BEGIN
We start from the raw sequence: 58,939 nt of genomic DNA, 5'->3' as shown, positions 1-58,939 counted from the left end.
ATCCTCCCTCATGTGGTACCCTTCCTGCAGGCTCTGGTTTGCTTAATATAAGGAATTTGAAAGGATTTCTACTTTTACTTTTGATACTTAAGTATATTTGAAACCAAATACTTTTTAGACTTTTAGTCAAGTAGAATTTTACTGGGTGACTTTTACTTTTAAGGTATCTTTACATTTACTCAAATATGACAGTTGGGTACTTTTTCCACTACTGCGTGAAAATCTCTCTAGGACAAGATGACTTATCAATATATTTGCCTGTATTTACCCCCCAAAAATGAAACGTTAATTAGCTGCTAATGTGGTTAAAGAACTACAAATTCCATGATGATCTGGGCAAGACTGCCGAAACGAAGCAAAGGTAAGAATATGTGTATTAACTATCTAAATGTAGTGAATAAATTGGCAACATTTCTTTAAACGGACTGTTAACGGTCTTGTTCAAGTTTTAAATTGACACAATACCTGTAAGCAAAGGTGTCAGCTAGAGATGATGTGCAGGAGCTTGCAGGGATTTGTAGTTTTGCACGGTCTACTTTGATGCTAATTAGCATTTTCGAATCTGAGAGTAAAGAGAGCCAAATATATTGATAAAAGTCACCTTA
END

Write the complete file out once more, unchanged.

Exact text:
We start from the raw sequence: 58,939 nt of genomic DNA, 5'->3' as shown, positions 1-58,939 counted from the left end.
ATCCTCCCTCATGTGGTACCCTTCCTGCAGGCTCTGGTTTGCTTAATATAAGGAATTTGAAAGGATTTCTACTTTTACTTTTGATACTTAAGTATATTTGAAACCAAATACTTTTTAGACTTTTAGTCAAGTAGAATTTTACTGGGTGACTTTTACTTTTAAGGTATCTTTACATTTACTCAAATATGACAGTTGGGTACTTTTTCCACTACTGCGTGAAAATCTCTCTAGGACAAGATGACTTATCAATATATTTGCCTGTATTTACCCCCCAAAAATGAAACGTTAATTAGCTGCTAATGTGGTTAAAGAACTACAAATTCCATGATGATCTGGGCAAGACTGCCGAAACGAAGCAAAGGTAAGAATATGTGTATTAACTATCTAAATGTAGTGAATAAATTGGCAACATTTCTTTAAACGGACTGTTAACGGTCTTGTTCAAGTTTTAAATTGACACAATACCTGTAAGCAAAGGTGTCAGCTAGAGATGATGTGCAGGAGCTTGCAGGGATTTGTAGTTTTGCACGGTCTACTTTGATGCTAATTAGCATTTTCGAATCTGAGAGTAAAGAGAGCCAAATATATTGATAAAAGTCACCTTA